30 April 2009 Edition
Investigation call as workers vow to resist eviction
BY EMMA CLANCY
A legal attempt by Visteon administrators KPMG to evict protesting workers from their almost month-long occupation of the west Belfast car parts factory has been delayed. The protest began after Visteon sacked the 210 workers at the plant on March 31 with five minutes notice and announced it would not honour contractual redundancy and pension payments guaranteed to staff.
The administrator’s High Court bid to evict the protesters has been adjourned until Friday as the workers seek more legal advice.
As more evidence has emerged of company plans to shut down the Belfast site since as early as 2001, Sinn Féin West Belfast MP and MLA Gerry Adams has called for a public investigation into the accounting and management practices of Visteon and auto-giant Ford, which Visteon was spun out of in 2000.
In January 2000, workers’ representatives and Visteon management signed a contract stating: “For the duration of their employment, terms and conditions of existing Ford employees, who transfer [to Visteon UK] will mirror Ford conditions (lifetime protection).”
A leaked document from 2001 shows that “Project Stone” aimed to shut down the Belfast plant and outsource its work, with the company considering its options including an abrupt closure and relocation in 2001 or allowing “current products to run out in 2007 with no new business coming into the plant”. Visteon opted for a third scenario, which the document states would carry less likelihood of the “risk of industrial dispute and/or sabotage” – to gradually downsize the plant.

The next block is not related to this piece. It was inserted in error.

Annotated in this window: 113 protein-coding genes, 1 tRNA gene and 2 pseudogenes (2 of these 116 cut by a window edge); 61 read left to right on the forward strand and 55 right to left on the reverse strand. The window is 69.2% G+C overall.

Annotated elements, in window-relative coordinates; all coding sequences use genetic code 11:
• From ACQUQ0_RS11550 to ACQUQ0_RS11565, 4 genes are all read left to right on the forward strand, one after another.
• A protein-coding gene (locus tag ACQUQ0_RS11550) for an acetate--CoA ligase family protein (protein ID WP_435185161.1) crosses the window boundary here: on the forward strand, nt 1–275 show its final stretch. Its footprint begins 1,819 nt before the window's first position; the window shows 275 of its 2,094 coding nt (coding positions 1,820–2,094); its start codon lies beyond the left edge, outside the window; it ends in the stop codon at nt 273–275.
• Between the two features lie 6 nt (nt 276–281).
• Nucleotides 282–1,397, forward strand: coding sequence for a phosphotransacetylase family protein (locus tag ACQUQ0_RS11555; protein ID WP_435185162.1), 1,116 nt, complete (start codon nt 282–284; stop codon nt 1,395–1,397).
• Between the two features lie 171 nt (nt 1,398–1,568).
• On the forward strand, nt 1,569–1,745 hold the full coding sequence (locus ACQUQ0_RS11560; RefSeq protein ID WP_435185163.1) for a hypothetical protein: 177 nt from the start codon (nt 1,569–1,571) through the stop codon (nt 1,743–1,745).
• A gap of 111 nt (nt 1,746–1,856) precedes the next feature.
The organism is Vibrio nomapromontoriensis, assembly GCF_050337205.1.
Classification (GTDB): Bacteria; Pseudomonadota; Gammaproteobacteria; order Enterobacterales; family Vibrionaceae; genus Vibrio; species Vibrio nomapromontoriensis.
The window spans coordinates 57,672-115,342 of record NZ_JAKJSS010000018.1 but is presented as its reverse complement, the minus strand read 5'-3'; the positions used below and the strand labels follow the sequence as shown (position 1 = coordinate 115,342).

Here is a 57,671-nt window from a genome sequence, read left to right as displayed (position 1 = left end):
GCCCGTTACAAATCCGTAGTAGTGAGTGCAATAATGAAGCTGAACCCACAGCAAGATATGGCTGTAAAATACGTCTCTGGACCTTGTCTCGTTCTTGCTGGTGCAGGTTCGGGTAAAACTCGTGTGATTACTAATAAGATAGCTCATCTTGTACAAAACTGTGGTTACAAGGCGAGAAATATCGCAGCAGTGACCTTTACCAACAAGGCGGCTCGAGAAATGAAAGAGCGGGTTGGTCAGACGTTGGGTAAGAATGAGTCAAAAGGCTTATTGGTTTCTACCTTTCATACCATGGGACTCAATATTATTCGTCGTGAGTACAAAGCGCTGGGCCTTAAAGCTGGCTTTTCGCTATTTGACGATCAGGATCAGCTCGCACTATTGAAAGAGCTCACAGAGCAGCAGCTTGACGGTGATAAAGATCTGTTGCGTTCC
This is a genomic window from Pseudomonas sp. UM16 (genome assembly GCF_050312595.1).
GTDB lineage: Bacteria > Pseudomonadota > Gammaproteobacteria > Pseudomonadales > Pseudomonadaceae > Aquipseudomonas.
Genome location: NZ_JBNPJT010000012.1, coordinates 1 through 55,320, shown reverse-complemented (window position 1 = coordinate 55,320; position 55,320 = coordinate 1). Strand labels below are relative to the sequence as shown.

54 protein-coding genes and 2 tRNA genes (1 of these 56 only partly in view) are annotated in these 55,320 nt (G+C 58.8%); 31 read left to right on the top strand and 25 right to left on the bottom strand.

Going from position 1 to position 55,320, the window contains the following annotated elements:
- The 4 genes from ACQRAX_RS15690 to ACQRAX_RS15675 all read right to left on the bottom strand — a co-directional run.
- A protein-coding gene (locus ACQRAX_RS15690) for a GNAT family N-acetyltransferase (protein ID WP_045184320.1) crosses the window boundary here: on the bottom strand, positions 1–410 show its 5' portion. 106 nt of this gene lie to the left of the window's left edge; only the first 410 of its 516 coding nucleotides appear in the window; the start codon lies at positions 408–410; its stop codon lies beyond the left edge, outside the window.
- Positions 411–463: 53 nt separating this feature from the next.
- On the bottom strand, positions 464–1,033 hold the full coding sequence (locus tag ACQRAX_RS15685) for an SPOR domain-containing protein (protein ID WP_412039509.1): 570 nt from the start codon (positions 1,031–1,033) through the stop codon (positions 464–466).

Several hundred workers from the Belfast plant have been made redundant since 2001 and the workforce was reduced to 210 before being put into administration in March. Further leaked company documents from 2007 speak of “minimising information leaks” about plans to relocate Belfast operations to somewhere with “more competitive labour costs”.
The plan to shut Belfast not only raises the question of why the workers were given five minutes notice but, more importantly, if Ford and Visteon had aimed to lay off the entire workforce, why were no steps taken to protect workers’ investments in their pension fund? Why did Visteon management all conveniently manage to transfer their pensions to a new company, Visteon Engineering Services, which was set up in 2007 and continues to trade?
Speaking to Visteon workers last week, Gerry Adams said: “I have tabled a motion in the Assembly about the sharp practice of Ford and Visteon in bringing about the closure of the Belfast plant.
“I believe that there is an accumulation of information which raises profound questions about the management by Ford and Visteon of assets and finances, including pensions in which workers had invested. The information which is now emerging needs to be rigorously investigated.
“My office has been in contact with the Pensions Regulator. The Pensions Regulator is now examining the information and documentation which has been given to them about what the management of Visteon and Ford have been up to in order to determine what further action could be taken.”
As the workers go through the fourth week of their sit-in, the support they have from the community remains unwavering. Thousands of people have joined rallies at the plant and in Belfast city centre and the workers have taken their protest to Ford showrooms and the homes of management. The workers have said they will resist any attempts to physically evict them from the site.
Speaking at the ICTU-organised solidarity rally at Belfast City Hall on 17 April, trade union leaders called for support for the workers at their plant should the legal bid to evict them win and the police move in to try to forcibly remove them.